Does this Headline "Grab" Your Attention?Written by David McKenzie
If you are reading this first sentence then answer is yes.
You see, objective of headline is to get reader to keep reading.
Whether it’s an article, a sales letter, an ezine ad or just subject heading in an email, objective of headline is to get reader to read more than just headline. To read next ‘bit’.
So what makes this headline an attention grabber?
Let’s look at 4 points within this headline that makes it “grab” readers attention.
1. Ask a Question
If you ask a question in your headline then reader is inclined to want to answer question themselves. The reader is intrigued. This prompts reader to read on. Asking a question is one of best ways to ‘grab’ attention.
2. Use Inverted Commas
Use inverted commas around a single word as I have done, or around a group of words or whole headline. The inverted commas themselves actually highlight something that reader can latch on to. If you had 10 headlines and 1 had inverted commas around it, then it’s more likely it would be most read headline.
There is another benefit to using inverted commas around whole headline. It often means that in an alphabetical list of headlines you will be near top. This is because inverted commas come before letter “A”.
3. Capitalize First Letter of Each Major Word in Headline
Character DevelopmentWritten by Jeff Colburn
How much character development you do really depends on your writing style. Personally, I do little or no character development. My characters, to varying degrees, are living full-blown in my mind. I may make a few quick notes, but not much more than that. However, most of my writing is in short story and novelette areas. I have not worked on a novel, and all of my books have been nonfiction. If I were to write a "War and Peace" beastie, then I'm sure I would do at least a minor outline on all of my characters.
But why do a character development? To add depth and life to your characters. Most writers flesh out their characters to varying degrees before starting their story. Especially in a novel, this can prevent you from needing to go back and rewrite scenes because a character did something that, earlier in story, he would never do. Or to make sure characters are dissimilar. There's nothing more boring than having two or more characters with similar habits, attitudes or ways of speaking.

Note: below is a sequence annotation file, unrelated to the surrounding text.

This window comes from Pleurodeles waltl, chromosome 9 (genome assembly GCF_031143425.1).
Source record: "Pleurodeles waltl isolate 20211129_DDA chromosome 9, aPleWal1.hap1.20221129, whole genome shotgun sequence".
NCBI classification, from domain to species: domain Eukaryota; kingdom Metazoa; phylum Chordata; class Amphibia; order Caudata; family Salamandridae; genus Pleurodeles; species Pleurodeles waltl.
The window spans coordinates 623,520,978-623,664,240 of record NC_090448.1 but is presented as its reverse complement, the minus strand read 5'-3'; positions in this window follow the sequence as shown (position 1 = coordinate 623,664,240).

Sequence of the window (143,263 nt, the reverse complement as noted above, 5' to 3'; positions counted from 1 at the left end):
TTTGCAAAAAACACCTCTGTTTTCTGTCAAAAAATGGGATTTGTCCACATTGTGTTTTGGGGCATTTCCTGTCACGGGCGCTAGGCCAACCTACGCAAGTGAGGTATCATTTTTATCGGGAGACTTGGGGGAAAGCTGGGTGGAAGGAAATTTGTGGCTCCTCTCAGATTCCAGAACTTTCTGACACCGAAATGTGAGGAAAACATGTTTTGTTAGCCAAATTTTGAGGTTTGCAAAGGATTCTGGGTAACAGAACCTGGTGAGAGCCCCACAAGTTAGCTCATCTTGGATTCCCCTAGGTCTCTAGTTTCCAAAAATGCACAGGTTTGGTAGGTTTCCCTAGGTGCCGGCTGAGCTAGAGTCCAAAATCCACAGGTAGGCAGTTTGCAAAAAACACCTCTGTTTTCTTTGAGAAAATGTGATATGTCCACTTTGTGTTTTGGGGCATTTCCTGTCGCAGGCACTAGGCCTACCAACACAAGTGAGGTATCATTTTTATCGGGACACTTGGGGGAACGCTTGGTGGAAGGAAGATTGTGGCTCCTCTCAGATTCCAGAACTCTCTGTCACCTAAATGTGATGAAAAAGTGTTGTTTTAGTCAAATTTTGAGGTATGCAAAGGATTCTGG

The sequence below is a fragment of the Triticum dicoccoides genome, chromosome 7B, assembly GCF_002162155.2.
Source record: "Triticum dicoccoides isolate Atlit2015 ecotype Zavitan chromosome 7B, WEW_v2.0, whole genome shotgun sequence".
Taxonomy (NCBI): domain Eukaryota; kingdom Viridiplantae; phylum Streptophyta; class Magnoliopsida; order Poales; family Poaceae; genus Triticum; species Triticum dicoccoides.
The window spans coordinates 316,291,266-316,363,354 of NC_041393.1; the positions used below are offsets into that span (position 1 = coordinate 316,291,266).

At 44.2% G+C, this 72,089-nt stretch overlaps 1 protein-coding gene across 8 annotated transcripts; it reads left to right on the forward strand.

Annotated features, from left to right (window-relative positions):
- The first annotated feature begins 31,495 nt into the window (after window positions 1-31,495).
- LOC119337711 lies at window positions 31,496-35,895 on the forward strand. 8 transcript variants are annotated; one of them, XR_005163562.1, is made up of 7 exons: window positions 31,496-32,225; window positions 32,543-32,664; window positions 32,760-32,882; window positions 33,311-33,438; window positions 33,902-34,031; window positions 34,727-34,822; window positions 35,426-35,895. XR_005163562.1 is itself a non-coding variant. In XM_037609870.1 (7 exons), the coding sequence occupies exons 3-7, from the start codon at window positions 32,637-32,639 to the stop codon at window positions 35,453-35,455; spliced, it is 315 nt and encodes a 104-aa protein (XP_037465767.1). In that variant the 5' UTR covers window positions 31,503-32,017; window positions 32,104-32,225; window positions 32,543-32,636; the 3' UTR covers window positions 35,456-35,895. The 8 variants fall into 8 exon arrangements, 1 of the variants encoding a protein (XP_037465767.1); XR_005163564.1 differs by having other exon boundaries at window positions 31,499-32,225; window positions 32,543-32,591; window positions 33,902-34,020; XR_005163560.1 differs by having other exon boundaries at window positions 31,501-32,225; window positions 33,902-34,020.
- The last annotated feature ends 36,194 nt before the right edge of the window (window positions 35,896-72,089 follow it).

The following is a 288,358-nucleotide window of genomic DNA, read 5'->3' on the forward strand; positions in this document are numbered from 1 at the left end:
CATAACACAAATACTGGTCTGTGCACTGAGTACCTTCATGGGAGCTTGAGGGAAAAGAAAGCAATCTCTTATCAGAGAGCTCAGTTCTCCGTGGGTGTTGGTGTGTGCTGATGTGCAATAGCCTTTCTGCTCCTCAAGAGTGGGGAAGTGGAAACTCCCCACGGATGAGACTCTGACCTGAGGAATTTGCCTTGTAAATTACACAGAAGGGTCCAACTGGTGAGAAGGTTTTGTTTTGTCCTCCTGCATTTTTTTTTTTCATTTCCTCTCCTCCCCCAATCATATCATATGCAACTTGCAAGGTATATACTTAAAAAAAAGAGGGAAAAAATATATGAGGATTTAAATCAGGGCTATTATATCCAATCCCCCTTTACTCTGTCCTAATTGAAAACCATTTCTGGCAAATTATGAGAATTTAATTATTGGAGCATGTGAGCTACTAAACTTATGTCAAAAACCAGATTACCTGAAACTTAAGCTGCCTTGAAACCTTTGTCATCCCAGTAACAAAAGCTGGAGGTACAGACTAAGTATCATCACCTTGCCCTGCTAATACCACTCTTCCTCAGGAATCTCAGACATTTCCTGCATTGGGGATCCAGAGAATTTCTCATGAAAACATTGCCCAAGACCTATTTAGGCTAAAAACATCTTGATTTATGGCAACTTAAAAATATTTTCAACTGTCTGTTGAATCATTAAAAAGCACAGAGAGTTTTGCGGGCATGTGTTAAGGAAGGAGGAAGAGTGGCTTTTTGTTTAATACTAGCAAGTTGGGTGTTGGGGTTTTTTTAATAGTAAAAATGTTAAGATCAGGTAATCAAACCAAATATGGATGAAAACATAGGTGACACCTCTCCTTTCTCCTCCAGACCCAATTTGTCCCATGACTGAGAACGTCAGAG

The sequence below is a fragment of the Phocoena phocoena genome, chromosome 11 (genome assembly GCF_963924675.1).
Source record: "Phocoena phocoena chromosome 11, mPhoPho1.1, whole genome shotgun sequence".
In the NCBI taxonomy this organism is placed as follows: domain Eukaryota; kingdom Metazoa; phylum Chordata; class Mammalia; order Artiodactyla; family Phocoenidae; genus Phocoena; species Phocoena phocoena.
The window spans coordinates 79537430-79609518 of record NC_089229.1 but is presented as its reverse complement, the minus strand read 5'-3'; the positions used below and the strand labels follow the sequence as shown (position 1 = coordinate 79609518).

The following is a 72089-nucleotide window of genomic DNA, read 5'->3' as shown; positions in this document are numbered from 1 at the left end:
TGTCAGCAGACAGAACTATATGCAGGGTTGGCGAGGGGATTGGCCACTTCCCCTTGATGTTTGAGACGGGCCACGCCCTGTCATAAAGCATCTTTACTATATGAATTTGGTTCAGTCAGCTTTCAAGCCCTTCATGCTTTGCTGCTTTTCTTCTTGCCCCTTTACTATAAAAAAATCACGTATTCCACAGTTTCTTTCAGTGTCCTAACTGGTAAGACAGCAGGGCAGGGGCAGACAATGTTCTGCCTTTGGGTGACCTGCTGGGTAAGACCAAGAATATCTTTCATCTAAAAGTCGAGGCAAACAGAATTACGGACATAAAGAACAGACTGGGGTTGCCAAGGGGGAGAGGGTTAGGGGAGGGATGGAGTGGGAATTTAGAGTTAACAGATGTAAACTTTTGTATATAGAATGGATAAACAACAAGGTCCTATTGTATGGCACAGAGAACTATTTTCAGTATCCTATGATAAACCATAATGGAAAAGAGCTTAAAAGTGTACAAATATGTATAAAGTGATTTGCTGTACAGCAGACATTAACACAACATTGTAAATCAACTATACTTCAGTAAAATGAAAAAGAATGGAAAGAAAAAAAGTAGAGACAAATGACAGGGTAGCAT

One writer I met, Elizabeth George ("Playing For The Ashes") goes into great detail for her novels. She creates a map of area where story is taking place, takes photographs of area, or an area like one she envisions, and has pages of information on each character. How they look, dress, comb their hair, their family tree, schools attended, etc. Elizabeth writes long novels, and says, "Why say in one hundred words what you can say in one thousand?" So with long, detailed novels like this, an indepth development of each character would be necessary. When doing a character development, you will want to know as much about main characters as you know about your family or best friend. As with your story, you should use all of your senses when describing your characters. Following are some of things you should know about your characters.